Forget bird. Forget Grease. Hygge is the word. Thing is, can the word survive a pandemic?
For those of you who think Danish is something you wash down with coffee, hygge is pronounced by the consonant-happy Danes like so: “HOO-gah.” In English, it translates to “cozy.”
Right out of the gate, I prefer the sound of hygge over cozy. When I hear “cozy,” I think of overpaid realtors who love the wimpy euphemism to describe a cramped apartment. Hygge, on the other hand, sounds like something privates might bark in reply to a drill sergeant (hoo-gah!). Or something a runner might hawk up and spit out to clear his air passage (hoo-gah!).
I first discovered this word in The New York Times via this feature. What it all boils down to is comfort at home. Nothing’s rotten in Denmark if you’ve got a fire blazing, a few dozen candles flickering, a cup of hot coffee, and, of course, big warm socks to fend the cold from your most distant provinces.
You’ll want some porridge, too (you guessed it—Goldilocks was Danish). Hearty stuff with ingredients like rye, barley, black lentils, and bits of pumpkin and turkey. And if it’s late in the day, you can dispose of the coffee and substitute in. You know. Something appropriately Nordic (read: “alcoholic”) like glogg.
What I liked least in the article was it’s not so subtle advertisements for a couple of books on the topic. And its headline, telling Crazy Marie Kondo, the neatnik apparatchik , to move over and give hygge its 30 seconds of fame.
Blah, blah, blah. If you’re hyggelig (the adjective form, pronounced HOO-gah-lee) and you know it, you don’t need no stinking books. Just sort of take the article’s cue and grab the things that make you feel home for the holidays (“holidays” meaning “any day you’re not at work,” which, in March of 2020, translates to “every day of the week unless you’re a UPS driver”).
This is all guaranteed stuff, this hygge. The Happiness Institute (yes, Virginia, it does exist) has proclaimed the Danes princes of world happiness year in and year out. How do they do it? A whole lot of hygge. That and bacon.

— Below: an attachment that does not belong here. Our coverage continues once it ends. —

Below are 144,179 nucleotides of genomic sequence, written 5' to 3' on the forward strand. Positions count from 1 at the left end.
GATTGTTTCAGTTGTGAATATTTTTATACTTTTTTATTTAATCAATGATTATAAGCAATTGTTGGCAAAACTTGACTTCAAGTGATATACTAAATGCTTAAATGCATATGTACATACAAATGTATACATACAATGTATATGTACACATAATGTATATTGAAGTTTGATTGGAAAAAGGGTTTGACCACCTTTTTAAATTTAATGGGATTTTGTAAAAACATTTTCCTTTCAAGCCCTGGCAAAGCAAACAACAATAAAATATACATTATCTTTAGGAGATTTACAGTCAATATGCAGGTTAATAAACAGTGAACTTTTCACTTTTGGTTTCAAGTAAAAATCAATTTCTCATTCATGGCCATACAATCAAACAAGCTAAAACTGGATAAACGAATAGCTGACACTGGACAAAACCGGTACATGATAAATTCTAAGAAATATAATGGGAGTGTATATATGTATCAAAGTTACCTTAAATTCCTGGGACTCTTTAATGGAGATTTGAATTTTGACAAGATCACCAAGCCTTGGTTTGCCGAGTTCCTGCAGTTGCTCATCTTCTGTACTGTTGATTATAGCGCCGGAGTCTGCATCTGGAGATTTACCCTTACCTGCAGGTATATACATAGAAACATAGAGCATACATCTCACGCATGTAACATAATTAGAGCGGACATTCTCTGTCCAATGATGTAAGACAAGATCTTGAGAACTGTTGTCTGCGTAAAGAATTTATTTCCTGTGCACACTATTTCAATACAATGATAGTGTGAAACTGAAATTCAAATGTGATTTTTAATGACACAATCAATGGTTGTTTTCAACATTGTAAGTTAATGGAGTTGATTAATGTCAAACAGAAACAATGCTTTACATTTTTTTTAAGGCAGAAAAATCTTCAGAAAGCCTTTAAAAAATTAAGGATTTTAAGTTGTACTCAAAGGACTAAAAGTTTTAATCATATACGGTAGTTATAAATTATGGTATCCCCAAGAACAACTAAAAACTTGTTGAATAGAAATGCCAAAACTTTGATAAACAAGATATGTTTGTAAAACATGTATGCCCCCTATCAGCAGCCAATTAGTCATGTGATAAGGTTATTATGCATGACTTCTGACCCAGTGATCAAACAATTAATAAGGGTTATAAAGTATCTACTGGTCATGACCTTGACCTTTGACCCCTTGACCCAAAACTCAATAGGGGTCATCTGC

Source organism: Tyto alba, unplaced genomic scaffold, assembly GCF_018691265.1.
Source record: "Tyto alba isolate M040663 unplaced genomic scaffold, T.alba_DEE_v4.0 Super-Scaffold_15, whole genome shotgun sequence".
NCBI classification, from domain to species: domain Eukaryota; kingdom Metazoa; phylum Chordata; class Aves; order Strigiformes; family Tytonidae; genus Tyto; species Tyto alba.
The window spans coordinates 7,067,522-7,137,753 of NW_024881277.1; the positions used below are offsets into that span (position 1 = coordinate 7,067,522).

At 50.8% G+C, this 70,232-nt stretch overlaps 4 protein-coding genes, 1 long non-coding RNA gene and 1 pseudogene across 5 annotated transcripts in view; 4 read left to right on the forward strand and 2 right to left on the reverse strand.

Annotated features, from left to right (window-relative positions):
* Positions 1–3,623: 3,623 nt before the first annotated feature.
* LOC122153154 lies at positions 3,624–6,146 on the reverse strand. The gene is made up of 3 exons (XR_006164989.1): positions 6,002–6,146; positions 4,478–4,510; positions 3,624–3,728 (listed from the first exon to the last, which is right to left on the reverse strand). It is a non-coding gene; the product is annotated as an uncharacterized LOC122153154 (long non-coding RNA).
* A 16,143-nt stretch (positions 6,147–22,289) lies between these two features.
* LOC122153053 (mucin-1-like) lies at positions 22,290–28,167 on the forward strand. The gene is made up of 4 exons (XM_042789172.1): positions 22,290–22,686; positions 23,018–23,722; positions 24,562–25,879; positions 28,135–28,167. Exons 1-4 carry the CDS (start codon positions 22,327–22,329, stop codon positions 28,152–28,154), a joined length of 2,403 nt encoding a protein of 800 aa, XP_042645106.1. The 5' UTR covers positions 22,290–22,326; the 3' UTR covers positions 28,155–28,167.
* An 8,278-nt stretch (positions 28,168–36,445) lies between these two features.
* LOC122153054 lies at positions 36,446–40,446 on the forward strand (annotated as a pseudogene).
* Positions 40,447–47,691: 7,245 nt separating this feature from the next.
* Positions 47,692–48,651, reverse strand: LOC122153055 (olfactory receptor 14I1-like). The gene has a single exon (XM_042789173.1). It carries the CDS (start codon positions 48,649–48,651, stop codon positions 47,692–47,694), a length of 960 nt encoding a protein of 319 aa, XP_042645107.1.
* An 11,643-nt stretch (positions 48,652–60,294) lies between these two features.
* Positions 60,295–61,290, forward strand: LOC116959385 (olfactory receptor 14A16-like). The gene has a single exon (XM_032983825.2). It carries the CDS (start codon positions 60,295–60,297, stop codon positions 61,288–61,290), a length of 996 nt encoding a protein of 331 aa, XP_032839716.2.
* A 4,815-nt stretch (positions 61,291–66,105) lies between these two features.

Alas, 2020 has hygge on the run. Can we take pandemic-induced cabin fever and turn it into hygge? Is the happiness of it all that potent?
And while we’re at it, I might as well ask this: If hygge is the word despite everything, will we have enough toilet paper to survive all that fireside eating and quaffing, especially if some of our considerate neighbors have stocked their entire basements and attics with the stuff?
OK, one better and a finishing thought: Do you have the mental discipline to enjoy hygge when it is a government-enforced hygge with nary a Dane in sight (unless you’re reading Hamlet)?
Not easily answered, any of these questions. But still, if you can make a punch bowl of lemonade from an entire crate of lemons, you can find some value in this entire concept.
If home is our lot, let’s love it a whole lot. In kid parlance, let’s play “Pretend” and hygge until the cows come home.
6 thoughts on “Can “Hygge” Still Work for Us?”
Okay, you made me chuckle a bit. My preference, by the by, is cosy, which makes me think of tea and scones. I said at least three times this past week that I am so grateful for a home we love, and that our kids are happy in their homes, too.
You’ve got a great attitude there, Angela. Not only that, but a British spelling of cozy (read: cosy)! Didn’t we fight a war over that? Spelling, I mean.
I love the British spellings, just for fun.
I’m all for fun, anyway you want to spell it!
Thanks, Ken. I needed that today.
Anything that helps is a good thing! 😉